Scientists analysed data from seven climate change experiments across Europe to show how European shrubland plant biomass and soil carbon loss is affected by summer drought and year-around warming.

The research was conducted by a group of European and American scientists including Marc Estiarte and Josep Peñuelas from CSIC-CREAF.

The authors showed that soil carbon loss is most responsive to change in soil water. Soil water plays a critical role in wet soils where water logging limits decomposition processes by soil biota resulting in a build-up of soil carbon as peat. Drying of the soil removes this limitation resulting in soil carbon loss. In contrast in drier soils, reduced rainfall reduces soil water below the optimum for soil biota resulting in a decrease in soil carbon loss.

Most of the earth’s terrestrial carbon is stored in soil. The world’s soil carbon stocks are estimated to be circa 2000 gigatonnes (1 gigatonne = 1 000 000 000 000 kilograms) of carbon. The researchers showed that drought decreases and increases soil carbon more predictably than warming.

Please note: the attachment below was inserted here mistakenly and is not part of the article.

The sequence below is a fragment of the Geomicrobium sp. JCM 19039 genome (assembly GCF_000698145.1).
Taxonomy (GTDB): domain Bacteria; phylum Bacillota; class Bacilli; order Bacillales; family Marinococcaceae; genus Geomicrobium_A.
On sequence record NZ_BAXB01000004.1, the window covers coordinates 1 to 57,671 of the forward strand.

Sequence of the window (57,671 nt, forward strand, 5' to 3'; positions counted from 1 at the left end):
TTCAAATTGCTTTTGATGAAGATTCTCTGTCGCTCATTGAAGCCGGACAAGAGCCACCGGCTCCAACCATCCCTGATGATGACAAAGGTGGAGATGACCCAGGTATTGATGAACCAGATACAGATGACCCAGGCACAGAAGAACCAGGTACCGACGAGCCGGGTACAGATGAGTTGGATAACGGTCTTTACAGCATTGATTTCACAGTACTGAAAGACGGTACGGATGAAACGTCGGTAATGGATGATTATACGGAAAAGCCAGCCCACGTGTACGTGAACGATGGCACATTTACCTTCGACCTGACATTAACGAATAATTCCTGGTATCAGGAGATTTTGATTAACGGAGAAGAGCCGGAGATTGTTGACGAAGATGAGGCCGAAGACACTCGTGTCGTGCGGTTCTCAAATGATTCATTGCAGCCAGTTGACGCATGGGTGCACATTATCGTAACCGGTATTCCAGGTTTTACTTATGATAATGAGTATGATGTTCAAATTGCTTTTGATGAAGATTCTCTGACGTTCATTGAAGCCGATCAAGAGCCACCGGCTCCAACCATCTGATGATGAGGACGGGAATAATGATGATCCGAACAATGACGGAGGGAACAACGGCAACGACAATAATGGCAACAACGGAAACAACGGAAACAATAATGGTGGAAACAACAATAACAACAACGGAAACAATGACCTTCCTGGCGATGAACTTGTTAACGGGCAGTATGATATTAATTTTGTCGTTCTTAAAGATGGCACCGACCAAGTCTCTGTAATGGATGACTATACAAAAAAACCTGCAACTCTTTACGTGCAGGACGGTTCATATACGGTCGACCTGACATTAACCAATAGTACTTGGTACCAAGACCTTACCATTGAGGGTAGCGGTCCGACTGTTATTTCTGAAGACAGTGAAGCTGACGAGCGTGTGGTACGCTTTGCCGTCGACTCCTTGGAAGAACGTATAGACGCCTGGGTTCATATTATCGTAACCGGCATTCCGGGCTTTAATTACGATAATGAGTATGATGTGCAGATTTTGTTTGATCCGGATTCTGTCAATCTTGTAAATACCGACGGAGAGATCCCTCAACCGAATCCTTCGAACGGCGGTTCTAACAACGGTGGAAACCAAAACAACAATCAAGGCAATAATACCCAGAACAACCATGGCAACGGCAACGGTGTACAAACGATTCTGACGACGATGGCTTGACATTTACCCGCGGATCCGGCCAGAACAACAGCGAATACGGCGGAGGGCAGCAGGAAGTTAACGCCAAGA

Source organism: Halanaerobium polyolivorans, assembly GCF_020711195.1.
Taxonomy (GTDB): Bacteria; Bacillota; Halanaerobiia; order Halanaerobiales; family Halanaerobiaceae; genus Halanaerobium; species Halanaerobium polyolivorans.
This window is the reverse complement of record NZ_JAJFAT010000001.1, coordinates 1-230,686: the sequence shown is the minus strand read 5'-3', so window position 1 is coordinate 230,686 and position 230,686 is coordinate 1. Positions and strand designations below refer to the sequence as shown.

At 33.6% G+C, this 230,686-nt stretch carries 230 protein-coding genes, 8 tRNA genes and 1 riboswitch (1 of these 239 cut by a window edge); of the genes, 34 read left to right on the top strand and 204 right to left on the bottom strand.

Dr Sabine Reinsch, the first author on the paper and a Soil Ecologist at the Centre for Ecology & Hydrology in Bangor, said, “This cross European study enabled us, for the first, time to investigate plant and soil responses to climate change beyond single sites.

“Putting ecosystem responses to climate change into the wider context of natural climate gradients helps us to understand the observed responses of plants and soils better.”

Professor Penuelas, the Head of the Global Ecology Unit CREAF-CSIC and co-author on the paper, Prof Claus Beier and Prof. Bridgette Emmet, as senior authors of the study commented that “The study highlights and illustrates new and fundamental understanding related to the response of ecosystems to climate change.

“By conducting the same experiment at different moisture and temperature conditions across the European continent, it has become clear and visible how the pressure from climate change factors may act differently, and sometimes even opposite, across these conditions”.

“These differences are important for our overall assessment of future ecosystem responses to climate change, but the study also shows that they can be understood and to some extent predicted.” “These results emphasize how sensitive soil processes such as soil respiration are to environmental change. “